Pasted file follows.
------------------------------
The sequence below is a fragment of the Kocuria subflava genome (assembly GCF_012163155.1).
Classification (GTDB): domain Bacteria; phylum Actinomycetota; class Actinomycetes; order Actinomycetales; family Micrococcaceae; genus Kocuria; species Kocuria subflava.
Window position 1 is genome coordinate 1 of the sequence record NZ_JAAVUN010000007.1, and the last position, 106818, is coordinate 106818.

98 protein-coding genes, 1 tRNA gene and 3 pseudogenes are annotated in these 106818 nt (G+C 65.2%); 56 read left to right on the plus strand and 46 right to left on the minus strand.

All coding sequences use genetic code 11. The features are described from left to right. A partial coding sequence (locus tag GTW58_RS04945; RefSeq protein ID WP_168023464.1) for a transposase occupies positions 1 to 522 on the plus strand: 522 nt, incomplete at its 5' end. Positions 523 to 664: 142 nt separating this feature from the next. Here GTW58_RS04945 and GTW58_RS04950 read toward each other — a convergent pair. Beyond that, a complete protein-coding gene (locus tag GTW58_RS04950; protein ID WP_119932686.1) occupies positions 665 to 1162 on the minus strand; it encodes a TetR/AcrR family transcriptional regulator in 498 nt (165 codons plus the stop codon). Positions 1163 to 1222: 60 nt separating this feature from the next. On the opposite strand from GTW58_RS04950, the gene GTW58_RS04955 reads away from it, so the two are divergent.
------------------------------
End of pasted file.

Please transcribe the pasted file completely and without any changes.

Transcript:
The sequence below is a fragment of the Kocuria subflava genome (assembly GCF_012163155.1).
Classification (GTDB): domain Bacteria; phylum Actinomycetota; class Actinomycetes; order Actinomycetales; family Micrococcaceae; genus Kocuria; species Kocuria subflava.
Window position 1 is genome coordinate 1 of the sequence record NZ_JAAVUN010000007.1, and the last position, 106818, is coordinate 106818.

98 protein-coding genes, 1 tRNA gene and 3 pseudogenes are annotated in these 106818 nt (G+C 65.2%); 56 read left to right on the plus strand and 46 right to left on the minus strand.

All coding sequences use genetic code 11. The features are described from left to right. A partial coding sequence (locus tag GTW58_RS04945; RefSeq protein ID WP_168023464.1) for a transposase occupies positions 1 to 522 on the plus strand: 522 nt, incomplete at its 5' end. Positions 523 to 664: 142 nt separating this feature from the next. Here GTW58_RS04945 and GTW58_RS04950 read toward each other — a convergent pair. Beyond that, a complete protein-coding gene (locus tag GTW58_RS04950; protein ID WP_119932686.1) occupies positions 665 to 1162 on the minus strand; it encodes a TetR/AcrR family transcriptional regulator in 498 nt (165 codons plus the stop codon). Positions 1163 to 1222: 60 nt separating this feature from the next. On the opposite strand from GTW58_RS04950, the gene GTW58_RS04955 reads away from it, so the two are divergent.